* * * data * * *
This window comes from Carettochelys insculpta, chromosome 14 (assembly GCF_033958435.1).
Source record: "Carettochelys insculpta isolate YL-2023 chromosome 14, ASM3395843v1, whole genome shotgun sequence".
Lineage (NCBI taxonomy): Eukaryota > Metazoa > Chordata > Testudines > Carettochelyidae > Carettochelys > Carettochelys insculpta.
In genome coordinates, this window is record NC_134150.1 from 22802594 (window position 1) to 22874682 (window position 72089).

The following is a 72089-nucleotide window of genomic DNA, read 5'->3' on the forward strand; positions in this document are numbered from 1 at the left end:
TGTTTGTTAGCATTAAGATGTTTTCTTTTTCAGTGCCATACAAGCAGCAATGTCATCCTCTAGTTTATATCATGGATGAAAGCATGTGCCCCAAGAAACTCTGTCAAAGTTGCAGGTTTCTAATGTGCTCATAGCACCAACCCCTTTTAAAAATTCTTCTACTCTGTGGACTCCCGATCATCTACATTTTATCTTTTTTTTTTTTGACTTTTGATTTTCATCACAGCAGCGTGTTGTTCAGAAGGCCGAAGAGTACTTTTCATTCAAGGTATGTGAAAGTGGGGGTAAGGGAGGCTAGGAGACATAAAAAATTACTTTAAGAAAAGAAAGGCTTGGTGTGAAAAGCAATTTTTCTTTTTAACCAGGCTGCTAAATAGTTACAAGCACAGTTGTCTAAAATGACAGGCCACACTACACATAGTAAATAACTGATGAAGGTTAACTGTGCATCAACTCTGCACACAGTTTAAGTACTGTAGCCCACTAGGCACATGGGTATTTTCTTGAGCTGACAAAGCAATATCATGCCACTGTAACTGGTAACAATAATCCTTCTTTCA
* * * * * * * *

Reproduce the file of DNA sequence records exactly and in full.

This window comes from Carettochelys insculpta, chromosome 14 (assembly GCF_033958435.1).
Source record: "Carettochelys insculpta isolate YL-2023 chromosome 14, ASM3395843v1, whole genome shotgun sequence".
Lineage (NCBI taxonomy): Eukaryota > Metazoa > Chordata > Testudines > Carettochelyidae > Carettochelys > Carettochelys insculpta.
In genome coordinates, this window is record NC_134150.1 from 22802594 (window position 1) to 22874682 (window position 72089).

The following is a 72089-nucleotide window of genomic DNA, read 5'->3' on the forward strand; positions in this document are numbered from 1 at the left end:
TGTTTGTTAGCATTAAGATGTTTTCTTTTTCAGTGCCATACAAGCAGCAATGTCATCCTCTAGTTTATATCATGGATGAAAGCATGTGCCCCAAGAAACTCTGTCAAAGTTGCAGGTTTCTAATGTGCTCATAGCACCAACCCCTTTTAAAAATTCTTCTACTCTGTGGACTCCCGATCATCTACATTTTATCTTTTTTTTTTTTGACTTTTGATTTTCATCACAGCAGCGTGTTGTTCAGAAGGCCGAAGAGTACTTTTCATTCAAGGTATGTGAAAGTGGGGGTAAGGGAGGCTAGGAGACATAAAAAATTACTTTAAGAAAAGAAAGGCTTGGTGTGAAAAGCAATTTTTCTTTTTAACCAGGCTGCTAAATAGTTACAAGCACAGTTGTCTAAAATGACAGGCCACACTACACATAGTAAATAACTGATGAAGGTTAACTGTGCATCAACTCTGCACACAGTTTAAGTACTGTAGCCCACTAGGCACATGGGTATTTTCTTGAGCTGACAAAGCAATATCATGCCACTGTAACTGGTAACAATAATCCTTCTTTCA